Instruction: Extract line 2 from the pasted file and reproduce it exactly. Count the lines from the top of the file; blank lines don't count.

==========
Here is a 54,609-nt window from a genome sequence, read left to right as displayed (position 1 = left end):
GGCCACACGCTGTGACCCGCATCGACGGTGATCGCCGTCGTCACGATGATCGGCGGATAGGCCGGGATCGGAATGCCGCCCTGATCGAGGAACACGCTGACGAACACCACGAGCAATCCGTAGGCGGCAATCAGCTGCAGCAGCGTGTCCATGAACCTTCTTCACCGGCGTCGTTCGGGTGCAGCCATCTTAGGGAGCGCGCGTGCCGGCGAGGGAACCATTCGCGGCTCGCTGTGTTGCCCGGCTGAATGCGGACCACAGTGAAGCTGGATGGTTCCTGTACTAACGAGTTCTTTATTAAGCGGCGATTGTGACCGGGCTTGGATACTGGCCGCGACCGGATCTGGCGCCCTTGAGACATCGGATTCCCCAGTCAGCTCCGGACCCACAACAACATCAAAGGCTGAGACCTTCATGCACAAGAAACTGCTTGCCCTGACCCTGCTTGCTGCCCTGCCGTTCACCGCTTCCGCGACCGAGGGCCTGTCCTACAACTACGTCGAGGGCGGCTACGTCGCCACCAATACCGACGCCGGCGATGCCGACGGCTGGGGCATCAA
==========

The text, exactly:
GGCCACACGCTGTGACCCGCATCGACGGTGATCGCCGTCGTCACGATGATCGGCGGATAGGCCGGGATCGGAATGCCGCCCTGATCGAGGAACACGCTGACGAACACCACGAGCAATCCGTAGGCGGCAATCAGCTGCAGCAGCGTGTCCATGAACCTTCTTCACCGGCGTCGTTCGGGTGCAGCCATCTTAGGGAGCGCGCGTGCCGGCGAGGGAACCATTCGCGGCTCGCTGTGTTGCCCGGCTGAATGCGGACCACAGTGAAGCTGGATGGTTCCTGTACTAACGAGTTCTTTATTAAGCGGCGATTGTGACCGGGCTTGGATACTGGCCGCGACCGGATCTGGCGCCCTTGAGACATCGGATTCCCCAGTCAGCTCCGGACCCACAACAACATCAAAGGCTGAGACCTTCATGCACAAGAAACTGCTTGCCCTGACCCTGCTTGCTGCCCTGCCGTTCACCGCTTCCGCGACCGAGGGCCTGTCCTACAACTACGTCGAGGGCGGCTACGTCGCCACCAATACCGACGCCGGCGATGCCGACGGCTGGGGCATCAA